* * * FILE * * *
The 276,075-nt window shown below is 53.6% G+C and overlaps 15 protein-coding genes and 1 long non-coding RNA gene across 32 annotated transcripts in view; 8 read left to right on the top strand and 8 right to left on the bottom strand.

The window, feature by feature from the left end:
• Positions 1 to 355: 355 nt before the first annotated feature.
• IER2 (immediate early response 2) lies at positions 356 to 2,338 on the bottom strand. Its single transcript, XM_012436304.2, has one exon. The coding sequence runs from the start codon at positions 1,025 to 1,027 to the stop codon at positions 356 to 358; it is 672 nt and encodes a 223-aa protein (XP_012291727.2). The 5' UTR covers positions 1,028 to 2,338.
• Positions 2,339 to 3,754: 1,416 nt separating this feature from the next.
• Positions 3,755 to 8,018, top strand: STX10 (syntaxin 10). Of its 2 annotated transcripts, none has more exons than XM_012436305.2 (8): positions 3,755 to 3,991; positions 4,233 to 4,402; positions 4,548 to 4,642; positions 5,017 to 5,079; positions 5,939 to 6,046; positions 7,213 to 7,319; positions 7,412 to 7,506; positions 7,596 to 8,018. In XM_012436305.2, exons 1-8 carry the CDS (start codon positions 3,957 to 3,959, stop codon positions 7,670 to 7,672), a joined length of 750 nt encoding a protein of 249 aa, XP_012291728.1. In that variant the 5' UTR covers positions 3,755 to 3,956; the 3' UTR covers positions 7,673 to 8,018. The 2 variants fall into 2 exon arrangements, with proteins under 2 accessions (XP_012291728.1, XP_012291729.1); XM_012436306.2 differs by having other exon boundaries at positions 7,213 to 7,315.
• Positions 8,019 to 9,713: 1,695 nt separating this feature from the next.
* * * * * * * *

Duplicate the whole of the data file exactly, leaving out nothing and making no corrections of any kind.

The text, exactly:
The 276,075-nt window shown below is 53.6% G+C and overlaps 15 protein-coding genes and 1 long non-coding RNA gene across 32 annotated transcripts in view; 8 read left to right on the top strand and 8 right to left on the bottom strand.

The window, feature by feature from the left end:
• Positions 1 to 355: 355 nt before the first annotated feature.
• IER2 (immediate early response 2) lies at positions 356 to 2,338 on the bottom strand. Its single transcript, XM_012436304.2, has one exon. The coding sequence runs from the start codon at positions 1,025 to 1,027 to the stop codon at positions 356 to 358; it is 672 nt and encodes a 223-aa protein (XP_012291727.2). The 5' UTR covers positions 1,028 to 2,338.
• Positions 2,339 to 3,754: 1,416 nt separating this feature from the next.
• Positions 3,755 to 8,018, top strand: STX10 (syntaxin 10). Of its 2 annotated transcripts, none has more exons than XM_012436305.2 (8): positions 3,755 to 3,991; positions 4,233 to 4,402; positions 4,548 to 4,642; positions 5,017 to 5,079; positions 5,939 to 6,046; positions 7,213 to 7,319; positions 7,412 to 7,506; positions 7,596 to 8,018. In XM_012436305.2, exons 1-8 carry the CDS (start codon positions 3,957 to 3,959, stop codon positions 7,670 to 7,672), a joined length of 750 nt encoding a protein of 249 aa, XP_012291728.1. In that variant the 5' UTR covers positions 3,755 to 3,956; the 3' UTR covers positions 7,673 to 8,018. The 2 variants fall into 2 exon arrangements, with proteins under 2 accessions (XP_012291728.1, XP_012291729.1); XM_012436306.2 differs by having other exon boundaries at positions 7,213 to 7,315.
• Positions 8,019 to 9,713: 1,695 nt separating this feature from the next.